(The Economist) A “NON-LINEAR” war, explains Natan Dubovitsky, a writer, is how states are likely to fight each other in future—if they do not already. Individual regions or cities will form temporary coalitions, only to split apart in mid-fighting and find new allies. Each force has its own aims, and these too can be fluid. The war has many components, of which battle is only one element. “Most understood the war to be part of a process,” writes Mr Dubovitsky, and “not necessarily its most important part.”
Mr Dubovitsky’s idea was featured in a short story published in March, as Russian forces were seizing control of Crimea. Its most telling detail is the author’s real identity: Vladislav Surkov, a long-standing ideological adviser to Russia’s president, Vladimir Putin. Mr Surkov’s tale is a fanciful exercise, but it is also as good a blueprint as any for the Kremlin’s efforts to direct the war in eastern Ukraine. […]
The advantage of such an approach is “plausible deniability,” explains Dmitry Gorenburg of CNA Corporation, a policy and security think-tank. Above all, it helps Russia to avoid a new round of American and European sanctions, which would aim not just at individuals but at entire industries. Existing sanctions and the fears of more to come have already had a “chilling effect” on investment, according to the IMF, which now says that Russian GDP growth will be zero this year. The murkiness and obfuscation of Mr Putin’s non-linear war in Ukraine also complicate Western diplomacy, dividing opinion and making it harder to find consensus.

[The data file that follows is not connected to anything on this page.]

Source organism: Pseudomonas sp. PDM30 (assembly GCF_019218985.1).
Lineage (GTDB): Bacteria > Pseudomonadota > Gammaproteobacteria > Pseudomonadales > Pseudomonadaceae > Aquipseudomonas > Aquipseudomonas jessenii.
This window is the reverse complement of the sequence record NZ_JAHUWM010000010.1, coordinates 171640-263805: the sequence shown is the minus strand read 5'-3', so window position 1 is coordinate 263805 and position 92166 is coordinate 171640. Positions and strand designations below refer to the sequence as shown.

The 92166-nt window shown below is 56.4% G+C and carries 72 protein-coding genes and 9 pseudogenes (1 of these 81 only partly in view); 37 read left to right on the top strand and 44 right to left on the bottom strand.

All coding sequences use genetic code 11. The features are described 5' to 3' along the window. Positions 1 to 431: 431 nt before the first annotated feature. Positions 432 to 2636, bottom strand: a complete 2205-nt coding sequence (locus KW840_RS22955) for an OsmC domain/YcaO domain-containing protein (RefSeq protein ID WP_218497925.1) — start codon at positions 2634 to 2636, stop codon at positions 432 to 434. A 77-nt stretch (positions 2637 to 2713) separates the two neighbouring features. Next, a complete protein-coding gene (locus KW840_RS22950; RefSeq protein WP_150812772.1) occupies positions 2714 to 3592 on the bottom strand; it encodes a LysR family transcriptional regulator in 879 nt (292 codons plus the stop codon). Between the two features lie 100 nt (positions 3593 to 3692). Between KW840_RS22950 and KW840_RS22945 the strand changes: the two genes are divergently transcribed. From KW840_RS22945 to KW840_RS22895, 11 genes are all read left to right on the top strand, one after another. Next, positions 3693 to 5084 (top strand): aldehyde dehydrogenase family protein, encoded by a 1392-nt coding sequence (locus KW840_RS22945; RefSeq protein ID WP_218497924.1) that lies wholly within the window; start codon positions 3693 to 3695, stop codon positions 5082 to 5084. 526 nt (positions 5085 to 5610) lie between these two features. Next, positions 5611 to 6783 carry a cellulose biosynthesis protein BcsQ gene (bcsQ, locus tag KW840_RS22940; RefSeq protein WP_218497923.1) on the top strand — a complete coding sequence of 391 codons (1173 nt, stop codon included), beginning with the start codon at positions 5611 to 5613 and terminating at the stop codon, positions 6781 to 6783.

What Mr Putin would really like is a conflict of just the right size: big enough to force Mr Poroshenko into concessions but not so large it drags Russia in directly or forces it to subsidise Ukraine’s eastern regions. As Mr Gorenburg explains, Mr Putin will facilitate the transfer of Russian arms, fighters and money so as to ensure that “the insurgency isn’t defeated, but while doing the minimum possible”. […]
A more likely outcome is warlordism, or the rise of authorities who rely for their position not on ideology but on “force and patronage,” explains Kimberly Marten at Columbia university. Warlords, Ms Marten says, use violence and bribery to exert control over territory and money flows—the sort of informal politics that Moscow knows well. In conflict zones like eastern Ukraine, those who enjoy access to resources naturally see their influence rise. The Kremlin’s preferred intermediaries—men like Alexander Borodai, a Russian public-relations manager and political consultant who is now prime minister of Donetsk’s “people’s republic”—have become ever more prominent. […]
Read the full article "War by any other name" © The Economist